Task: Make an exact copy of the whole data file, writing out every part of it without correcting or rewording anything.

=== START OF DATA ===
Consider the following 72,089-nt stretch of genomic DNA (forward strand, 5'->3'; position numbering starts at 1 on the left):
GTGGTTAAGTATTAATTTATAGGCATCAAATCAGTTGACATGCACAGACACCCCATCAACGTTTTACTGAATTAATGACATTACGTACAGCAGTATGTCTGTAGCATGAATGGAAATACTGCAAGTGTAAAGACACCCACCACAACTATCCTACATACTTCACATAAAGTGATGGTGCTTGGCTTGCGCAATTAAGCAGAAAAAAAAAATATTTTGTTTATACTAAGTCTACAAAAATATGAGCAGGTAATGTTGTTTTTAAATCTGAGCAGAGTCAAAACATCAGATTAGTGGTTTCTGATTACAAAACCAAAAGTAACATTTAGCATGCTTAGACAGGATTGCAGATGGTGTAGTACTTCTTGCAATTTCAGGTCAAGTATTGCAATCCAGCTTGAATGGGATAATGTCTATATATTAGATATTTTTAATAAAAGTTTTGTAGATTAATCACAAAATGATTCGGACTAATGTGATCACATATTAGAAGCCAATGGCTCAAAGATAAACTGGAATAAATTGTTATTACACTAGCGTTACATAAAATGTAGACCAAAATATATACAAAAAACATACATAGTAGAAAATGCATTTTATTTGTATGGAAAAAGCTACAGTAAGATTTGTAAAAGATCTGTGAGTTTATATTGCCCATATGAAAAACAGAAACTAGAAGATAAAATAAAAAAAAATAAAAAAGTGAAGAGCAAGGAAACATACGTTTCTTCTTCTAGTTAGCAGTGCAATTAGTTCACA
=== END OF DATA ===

Consider the following 72,089-nt stretch of genomic DNA (forward strand, 5'->3'; position numbering starts at 1 on the left):
GTGGTTAAGTATTAATTTATAGGCATCAAATCAGTTGACATGCACAGACACCCCATCAACGTTTTACTGAATTAATGACATTACGTACAGCAGTATGTCTGTAGCATGAATGGAAATACTGCAAGTGTAAAGACACCCACCACAACTATCCTACATACTTCACATAAAGTGATGGTGCTTGGCTTGCGCAATTAAGCAGAAAAAAAAAATATTTTGTTTATACTAAGTCTACAAAAATATGAGCAGGTAATGTTGTTTTTAAATCTGAGCAGAGTCAAAACATCAGATTAGTGGTTTCTGATTACAAAACCAAAAGTAACATTTAGCATGCTTAGACAGGATTGCAGATGGTGTAGTACTTCTTGCAATTTCAGGTCAAGTATTGCAATCCAGCTTGAATGGGATAATGTCTATATATTAGATATTTTTAATAAAAGTTTTGTAGATTAATCACAAAATGATTCGGACTAATGTGATCACATATTAGAAGCCAATGGCTCAAAGATAAACTGGAATAAATTGTTATTACACTAGCGTTACATAAAATGTAGACCAAAATATATACAAAAAACATACATAGTAGAAAATGCATTTTATTTGTATGGAAAAAGCTACAGTAAGATTTGTAAAAGATCTGTGAGTTTATATTGCCCATATGAAAAACAGAAACTAGAAGATAAAATAAAAAAAAATAAAAAAGTGAAGAGCAAGGAAACATACGTTTCTTCTTCTAGTTAGCAGTGCAATTAGTTCACA